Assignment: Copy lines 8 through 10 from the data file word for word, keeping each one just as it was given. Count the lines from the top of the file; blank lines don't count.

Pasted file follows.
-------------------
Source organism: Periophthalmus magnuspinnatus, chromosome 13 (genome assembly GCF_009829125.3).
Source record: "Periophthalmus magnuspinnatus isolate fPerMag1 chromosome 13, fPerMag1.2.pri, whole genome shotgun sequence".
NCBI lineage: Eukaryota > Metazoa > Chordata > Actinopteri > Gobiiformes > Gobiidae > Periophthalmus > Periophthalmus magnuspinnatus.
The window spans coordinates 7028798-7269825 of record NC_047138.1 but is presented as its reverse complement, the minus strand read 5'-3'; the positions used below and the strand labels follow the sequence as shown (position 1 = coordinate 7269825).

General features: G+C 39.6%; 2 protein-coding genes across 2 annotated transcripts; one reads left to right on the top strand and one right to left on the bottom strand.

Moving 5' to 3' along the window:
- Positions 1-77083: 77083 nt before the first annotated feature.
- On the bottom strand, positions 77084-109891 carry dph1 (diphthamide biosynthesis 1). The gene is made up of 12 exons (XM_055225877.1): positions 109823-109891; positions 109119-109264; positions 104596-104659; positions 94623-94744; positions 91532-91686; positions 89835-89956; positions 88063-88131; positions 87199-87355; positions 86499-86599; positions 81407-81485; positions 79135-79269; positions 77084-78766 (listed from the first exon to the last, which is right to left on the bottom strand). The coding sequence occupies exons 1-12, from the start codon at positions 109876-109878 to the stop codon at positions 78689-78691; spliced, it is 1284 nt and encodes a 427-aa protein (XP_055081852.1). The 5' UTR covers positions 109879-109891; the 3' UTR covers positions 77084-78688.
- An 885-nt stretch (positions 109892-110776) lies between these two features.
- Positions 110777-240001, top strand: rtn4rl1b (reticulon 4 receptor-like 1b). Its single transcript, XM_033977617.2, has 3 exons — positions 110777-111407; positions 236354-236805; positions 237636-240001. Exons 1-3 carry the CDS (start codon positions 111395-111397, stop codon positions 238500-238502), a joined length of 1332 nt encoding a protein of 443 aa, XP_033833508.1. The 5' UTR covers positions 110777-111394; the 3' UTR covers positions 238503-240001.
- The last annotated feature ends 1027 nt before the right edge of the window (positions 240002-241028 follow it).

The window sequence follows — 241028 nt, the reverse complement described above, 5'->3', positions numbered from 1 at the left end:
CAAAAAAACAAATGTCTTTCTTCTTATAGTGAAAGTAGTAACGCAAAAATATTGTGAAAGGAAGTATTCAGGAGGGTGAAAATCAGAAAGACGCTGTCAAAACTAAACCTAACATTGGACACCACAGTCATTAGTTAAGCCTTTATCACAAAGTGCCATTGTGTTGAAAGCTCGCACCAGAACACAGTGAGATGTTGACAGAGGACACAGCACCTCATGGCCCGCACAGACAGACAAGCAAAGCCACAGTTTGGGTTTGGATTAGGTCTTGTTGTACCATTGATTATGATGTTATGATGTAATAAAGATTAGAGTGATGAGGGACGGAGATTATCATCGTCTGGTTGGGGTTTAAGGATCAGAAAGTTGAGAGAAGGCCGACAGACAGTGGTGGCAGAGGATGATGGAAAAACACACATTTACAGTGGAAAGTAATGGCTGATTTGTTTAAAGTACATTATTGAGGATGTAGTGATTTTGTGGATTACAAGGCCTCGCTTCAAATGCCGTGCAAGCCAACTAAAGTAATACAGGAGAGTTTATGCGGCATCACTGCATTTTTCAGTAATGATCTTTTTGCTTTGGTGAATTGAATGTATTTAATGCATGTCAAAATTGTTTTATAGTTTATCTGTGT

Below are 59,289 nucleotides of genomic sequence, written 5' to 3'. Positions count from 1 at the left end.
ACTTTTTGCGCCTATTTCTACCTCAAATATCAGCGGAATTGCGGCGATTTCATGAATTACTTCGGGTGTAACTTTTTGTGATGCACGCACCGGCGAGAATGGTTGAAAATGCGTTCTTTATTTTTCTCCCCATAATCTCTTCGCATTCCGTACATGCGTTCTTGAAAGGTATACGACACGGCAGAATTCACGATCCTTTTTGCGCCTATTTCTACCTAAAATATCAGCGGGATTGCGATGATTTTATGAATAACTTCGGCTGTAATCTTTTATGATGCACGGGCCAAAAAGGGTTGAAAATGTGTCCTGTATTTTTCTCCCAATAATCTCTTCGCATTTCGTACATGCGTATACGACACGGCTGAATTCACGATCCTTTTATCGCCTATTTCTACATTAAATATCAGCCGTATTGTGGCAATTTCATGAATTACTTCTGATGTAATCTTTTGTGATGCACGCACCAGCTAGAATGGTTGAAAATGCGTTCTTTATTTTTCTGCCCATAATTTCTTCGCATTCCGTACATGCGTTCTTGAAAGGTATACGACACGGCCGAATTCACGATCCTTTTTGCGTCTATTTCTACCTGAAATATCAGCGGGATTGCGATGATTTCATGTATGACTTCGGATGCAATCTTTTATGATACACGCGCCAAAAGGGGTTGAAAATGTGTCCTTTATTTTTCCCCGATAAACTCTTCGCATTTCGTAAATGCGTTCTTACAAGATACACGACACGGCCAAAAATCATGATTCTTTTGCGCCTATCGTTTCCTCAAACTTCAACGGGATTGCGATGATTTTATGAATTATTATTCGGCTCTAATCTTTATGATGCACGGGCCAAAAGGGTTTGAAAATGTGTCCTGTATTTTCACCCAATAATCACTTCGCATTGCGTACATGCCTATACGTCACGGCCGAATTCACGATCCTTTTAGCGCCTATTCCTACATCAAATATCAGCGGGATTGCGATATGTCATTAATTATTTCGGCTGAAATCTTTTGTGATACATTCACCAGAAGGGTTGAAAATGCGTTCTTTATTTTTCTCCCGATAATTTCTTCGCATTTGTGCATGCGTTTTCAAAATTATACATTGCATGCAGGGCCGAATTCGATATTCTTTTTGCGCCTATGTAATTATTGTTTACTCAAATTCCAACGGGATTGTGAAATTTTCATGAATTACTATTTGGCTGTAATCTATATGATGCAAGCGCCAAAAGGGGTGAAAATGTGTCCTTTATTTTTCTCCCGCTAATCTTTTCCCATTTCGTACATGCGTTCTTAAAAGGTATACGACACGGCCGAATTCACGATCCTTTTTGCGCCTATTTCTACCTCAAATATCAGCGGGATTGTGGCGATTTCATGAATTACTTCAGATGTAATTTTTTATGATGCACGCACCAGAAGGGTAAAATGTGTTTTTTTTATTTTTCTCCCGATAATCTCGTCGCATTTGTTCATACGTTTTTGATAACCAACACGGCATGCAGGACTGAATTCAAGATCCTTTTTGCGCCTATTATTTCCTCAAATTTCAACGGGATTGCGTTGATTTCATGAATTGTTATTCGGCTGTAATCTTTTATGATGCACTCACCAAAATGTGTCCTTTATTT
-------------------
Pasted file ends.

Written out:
- On the bottom strand, positions 77084-109891 carry dph1 (diphthamide biosynthesis 1). The gene is made up of 12 exons (XM_055225877.1): positions 109823-109891; positions 109119-109264; positions 104596-104659; positions 94623-94744; positions 91532-91686; positions 89835-89956; positions 88063-88131; positions 87199-87355; positions 86499-86599; positions 81407-81485; positions 79135-79269; positions 77084-78766 (listed from the first exon to the last, which is right to left on the bottom strand). The coding sequence occupies exons 1-12, from the start codon at positions 109876-109878 to the stop codon at positions 78689-78691; spliced, it is 1284 nt and encodes a 427-aa protein (XP_055081852.1). The 5' UTR covers positions 109879-109891; the 3' UTR covers positions 77084-78688.
- An 885-nt stretch (positions 109892-110776) lies between these two features.
- Positions 110777-240001, top strand: rtn4rl1b (reticulon 4 receptor-like 1b). Its single transcript, XM_033977617.2, has 3 exons — positions 110777-111407; positions 236354-236805; positions 237636-240001. Exons 1-3 carry the CDS (start codon positions 111395-111397, stop codon positions 238500-238502), a joined length of 1332 nt encoding a protein of 443 aa, XP_033833508.1. The 5' UTR covers positions 110777-111394; the 3' UTR covers positions 238503-240001.